(Reuters) - After the holiday party comes the hangover for retailers: handling millions of returns this week.
With a Christmas season that has seen record e-commerce sales coming to a close, returns should hit an all-time high on Tuesday for United Parcel Service (UPS.N).
The delivery company expects to handle more than 550,000 returns on Tuesday, a record, and up almost 8 percent from a year earlier. Several other days during the first week of 2012 will also top half a million returns, UPS said.
"This will definitely be the busiest year for returns," Ken Burkeen, marketing director of the retail and consumer products division at UPS, told Reuters.
The good news for retailers is that most of the jump is simply a reflection of the explosive growth in e-commerce this Christmas season: U.S. online sales were up 15 percent between November 1 and December 26, according to data firm comScore.
Burkeen said UPS expects returns to rise 7.7 percent, meaning returns as a percentage of total sales have actually dipped despite more customer-friendly return policies.
A lot of that has to do with how much better web sites have gotten, including the ability to rotate the image of a product 360 degrees.
Diana Ku, a 25-year-old elementary school teacher from the San Francisco area, said she buys more from Nordstrom Inc (JWN.N), in part because of the quality of the photography on the upscale department store chain's web site.
Such improvements to many e-commerce sites have lowered the risk for a customer like Ku of placing an order only to open a package and find the item wasn't what she was expecting.
Ku has yet to return a product she bought online this holiday period. "I do return quite a lot normally, but I didn't this year," she said.
It's expensive for retailers to take back products they have already sold, check they are still in good condition, repackage them and integrate them back into inventory for resale.
Kurt Salmon retail strategist Al Sambar said that the returned items often end up in the discount bin, meaning a further danger to margins during a holiday season that has already seen steep discounting.
But retailers have found that easier returns policies, online or off, can be good business.
Nordstrom this year stopped taking $6 off of refunds on returns when an item bought online is mailed back. Kohl's Corp (KSS.N), a mid-priced department store chain, has long been praised by retail strategists for its policy of accepting returns without receipts.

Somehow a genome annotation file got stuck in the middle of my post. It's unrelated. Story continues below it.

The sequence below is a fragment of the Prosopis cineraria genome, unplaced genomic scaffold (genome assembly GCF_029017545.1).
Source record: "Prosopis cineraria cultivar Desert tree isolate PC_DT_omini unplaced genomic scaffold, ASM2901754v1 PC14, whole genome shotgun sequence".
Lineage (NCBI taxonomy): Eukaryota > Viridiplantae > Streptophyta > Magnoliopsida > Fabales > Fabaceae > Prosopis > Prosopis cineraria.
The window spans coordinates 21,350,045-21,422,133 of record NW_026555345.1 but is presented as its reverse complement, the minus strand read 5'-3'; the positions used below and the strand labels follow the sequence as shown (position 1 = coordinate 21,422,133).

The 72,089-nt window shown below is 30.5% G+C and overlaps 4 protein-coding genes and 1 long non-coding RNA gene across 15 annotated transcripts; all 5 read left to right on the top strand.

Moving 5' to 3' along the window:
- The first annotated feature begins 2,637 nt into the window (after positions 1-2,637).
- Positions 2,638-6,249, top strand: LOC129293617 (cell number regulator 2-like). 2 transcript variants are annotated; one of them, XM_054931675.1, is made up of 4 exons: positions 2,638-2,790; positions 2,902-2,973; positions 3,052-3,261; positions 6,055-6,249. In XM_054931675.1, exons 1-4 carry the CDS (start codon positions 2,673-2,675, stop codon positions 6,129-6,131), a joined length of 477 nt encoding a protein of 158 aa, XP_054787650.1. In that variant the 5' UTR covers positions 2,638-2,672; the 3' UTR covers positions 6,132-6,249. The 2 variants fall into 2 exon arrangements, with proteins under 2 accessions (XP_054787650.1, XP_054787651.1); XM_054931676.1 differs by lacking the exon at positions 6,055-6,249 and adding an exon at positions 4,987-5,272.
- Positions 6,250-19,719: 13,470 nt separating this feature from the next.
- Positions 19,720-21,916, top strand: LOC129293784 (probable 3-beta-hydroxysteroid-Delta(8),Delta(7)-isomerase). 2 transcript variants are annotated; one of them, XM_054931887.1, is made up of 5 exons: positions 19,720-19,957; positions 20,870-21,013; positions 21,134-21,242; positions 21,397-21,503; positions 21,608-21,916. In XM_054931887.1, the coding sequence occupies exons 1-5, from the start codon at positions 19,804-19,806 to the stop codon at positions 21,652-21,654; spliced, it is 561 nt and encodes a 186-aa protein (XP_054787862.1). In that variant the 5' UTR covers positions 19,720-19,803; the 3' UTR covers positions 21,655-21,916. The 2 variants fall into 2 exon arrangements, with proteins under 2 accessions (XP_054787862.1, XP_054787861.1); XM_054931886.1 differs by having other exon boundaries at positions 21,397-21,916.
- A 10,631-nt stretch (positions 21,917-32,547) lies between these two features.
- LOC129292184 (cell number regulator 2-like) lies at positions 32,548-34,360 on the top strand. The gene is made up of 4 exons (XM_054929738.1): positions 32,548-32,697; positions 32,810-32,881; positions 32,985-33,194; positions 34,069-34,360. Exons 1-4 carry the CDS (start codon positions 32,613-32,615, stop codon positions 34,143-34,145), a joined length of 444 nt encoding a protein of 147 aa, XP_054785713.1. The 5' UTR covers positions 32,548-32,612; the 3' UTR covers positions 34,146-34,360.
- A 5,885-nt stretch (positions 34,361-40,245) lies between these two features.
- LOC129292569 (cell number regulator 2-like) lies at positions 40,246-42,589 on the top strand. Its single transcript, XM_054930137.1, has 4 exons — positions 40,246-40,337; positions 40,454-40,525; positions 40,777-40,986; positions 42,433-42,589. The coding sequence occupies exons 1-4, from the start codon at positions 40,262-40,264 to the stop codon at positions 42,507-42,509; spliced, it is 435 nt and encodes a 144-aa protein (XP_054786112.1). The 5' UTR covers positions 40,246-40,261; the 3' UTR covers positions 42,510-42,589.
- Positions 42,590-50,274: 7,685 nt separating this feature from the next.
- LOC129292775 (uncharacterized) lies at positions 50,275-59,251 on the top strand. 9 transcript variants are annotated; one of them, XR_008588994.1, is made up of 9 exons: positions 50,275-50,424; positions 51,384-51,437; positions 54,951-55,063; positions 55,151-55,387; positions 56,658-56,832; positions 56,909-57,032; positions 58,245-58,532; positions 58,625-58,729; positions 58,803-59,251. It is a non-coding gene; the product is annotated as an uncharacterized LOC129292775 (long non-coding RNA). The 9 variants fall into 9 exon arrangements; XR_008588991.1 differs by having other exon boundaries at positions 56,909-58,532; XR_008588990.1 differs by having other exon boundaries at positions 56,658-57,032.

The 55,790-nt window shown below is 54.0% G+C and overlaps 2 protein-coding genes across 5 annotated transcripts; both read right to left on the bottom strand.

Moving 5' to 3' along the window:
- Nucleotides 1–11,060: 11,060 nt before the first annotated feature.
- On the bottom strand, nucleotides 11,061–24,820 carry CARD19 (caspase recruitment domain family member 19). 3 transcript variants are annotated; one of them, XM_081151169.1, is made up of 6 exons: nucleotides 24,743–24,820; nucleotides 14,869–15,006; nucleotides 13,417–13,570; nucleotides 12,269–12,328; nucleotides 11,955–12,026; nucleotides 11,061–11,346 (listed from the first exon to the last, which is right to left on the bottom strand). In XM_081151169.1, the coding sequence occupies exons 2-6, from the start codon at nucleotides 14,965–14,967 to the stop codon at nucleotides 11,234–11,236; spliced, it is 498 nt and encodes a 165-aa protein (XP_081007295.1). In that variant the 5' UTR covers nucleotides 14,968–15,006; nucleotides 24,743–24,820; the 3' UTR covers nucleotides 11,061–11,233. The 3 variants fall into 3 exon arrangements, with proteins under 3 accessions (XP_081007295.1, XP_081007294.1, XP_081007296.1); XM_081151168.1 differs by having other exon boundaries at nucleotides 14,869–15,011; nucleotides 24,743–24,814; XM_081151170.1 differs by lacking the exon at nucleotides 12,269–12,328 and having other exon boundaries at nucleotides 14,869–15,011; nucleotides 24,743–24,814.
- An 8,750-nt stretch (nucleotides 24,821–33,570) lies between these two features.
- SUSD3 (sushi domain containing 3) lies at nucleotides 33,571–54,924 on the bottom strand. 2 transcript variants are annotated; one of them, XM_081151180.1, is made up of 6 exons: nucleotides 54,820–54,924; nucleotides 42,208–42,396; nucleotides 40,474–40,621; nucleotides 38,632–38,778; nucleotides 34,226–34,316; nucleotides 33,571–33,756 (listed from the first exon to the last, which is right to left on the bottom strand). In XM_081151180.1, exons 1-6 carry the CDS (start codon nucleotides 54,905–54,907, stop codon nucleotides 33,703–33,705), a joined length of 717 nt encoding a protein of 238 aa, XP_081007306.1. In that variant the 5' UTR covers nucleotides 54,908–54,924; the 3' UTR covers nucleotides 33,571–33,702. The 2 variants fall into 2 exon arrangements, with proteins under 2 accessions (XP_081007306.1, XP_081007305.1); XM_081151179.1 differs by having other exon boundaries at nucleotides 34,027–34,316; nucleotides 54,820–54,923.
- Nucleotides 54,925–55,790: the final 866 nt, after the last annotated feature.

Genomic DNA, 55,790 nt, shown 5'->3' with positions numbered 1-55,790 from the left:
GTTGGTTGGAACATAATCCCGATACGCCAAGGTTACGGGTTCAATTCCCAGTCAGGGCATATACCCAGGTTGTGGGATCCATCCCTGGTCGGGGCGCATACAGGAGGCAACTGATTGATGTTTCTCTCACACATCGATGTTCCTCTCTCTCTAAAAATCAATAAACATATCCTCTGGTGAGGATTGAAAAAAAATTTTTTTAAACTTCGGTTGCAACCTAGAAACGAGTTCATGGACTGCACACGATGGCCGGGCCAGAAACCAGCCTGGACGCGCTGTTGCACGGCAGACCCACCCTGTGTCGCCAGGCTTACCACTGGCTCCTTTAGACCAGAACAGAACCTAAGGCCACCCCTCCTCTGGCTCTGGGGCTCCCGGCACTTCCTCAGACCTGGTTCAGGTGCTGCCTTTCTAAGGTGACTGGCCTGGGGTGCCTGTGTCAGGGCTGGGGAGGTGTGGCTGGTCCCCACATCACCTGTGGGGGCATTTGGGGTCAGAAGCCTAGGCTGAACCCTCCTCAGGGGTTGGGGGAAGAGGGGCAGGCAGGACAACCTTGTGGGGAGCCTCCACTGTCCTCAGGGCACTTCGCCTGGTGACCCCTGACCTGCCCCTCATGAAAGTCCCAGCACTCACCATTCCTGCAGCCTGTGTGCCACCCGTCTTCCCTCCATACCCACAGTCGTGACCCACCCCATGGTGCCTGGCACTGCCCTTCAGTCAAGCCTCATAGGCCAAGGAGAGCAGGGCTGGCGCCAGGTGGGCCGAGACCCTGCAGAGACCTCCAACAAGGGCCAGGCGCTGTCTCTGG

Even when returns spike, that can be good news. If shoppers know they can bring products back to stores or mail them back to online retailers, they are likely to buy more from that retailer.
"Making it easier to return increases loyalty and doesn't increase returns per se," said Fiona Dias, chief strategy officer for ShopRunner, a company that manages returns and shipping for the e-commerce sites of retailers including American Eagle Outfitters (AEO.N) and Toys R Us TOY.UL.
"If retailers make it difficult to return, the customer is left with an overall bad taste in their mouth about the brand."
UPS is seeing a "surge" in returns of electronic devices, Burkeen told Reuters.
When consumers buy electronics online, they do not get a chance to try out the devices first. So often, after the products arrive, "they play around with the product and decide they would like to return it for another product," he said.
Consulting firm Accenture last month estimated that returns would cost U.S. electronics stores and makers $17 billion this year.
Several top electronics retailers, including Amazon.com (AMZN.O), Best Buy Co (BBY.N) and Apple Inc (AAPL.O), have extended their normal return windows to accommodate the large number of people who will need to initiate returns or refunds over the next few weeks, according to STELLAService, which rates the customer service of the largest retail websites.
Categories with the highest percentage of returns will also include apparel and footwear.
Such items are not easy to purchase online because they need to fit properly and require being tried on before consumers commit fully.
For such items it is becoming common practice to offer fast, easy and even free returns, according to Jordy Leiser, chief executive officer of STELLAService.
Zappos, a unit of Amazon which sells mostly shoes and apparel, pioneered free shipping both ways - including returns.
ShopRunner's Dias said that only about 10 percent of retailers offer free shipping on returns but predicted that would grow quickly in the coming years.
Bonobos, a fast-growing online men's clothing retailer, specializes in selling pants that fit right. A crucial part of its service is to allow consumers to mail back poorly fitting pants as many times as needed.
Reporting By Phil Wahba and Lynn Adler in New York and Alistair Barr in San Francisco; Editing by James Dalgleish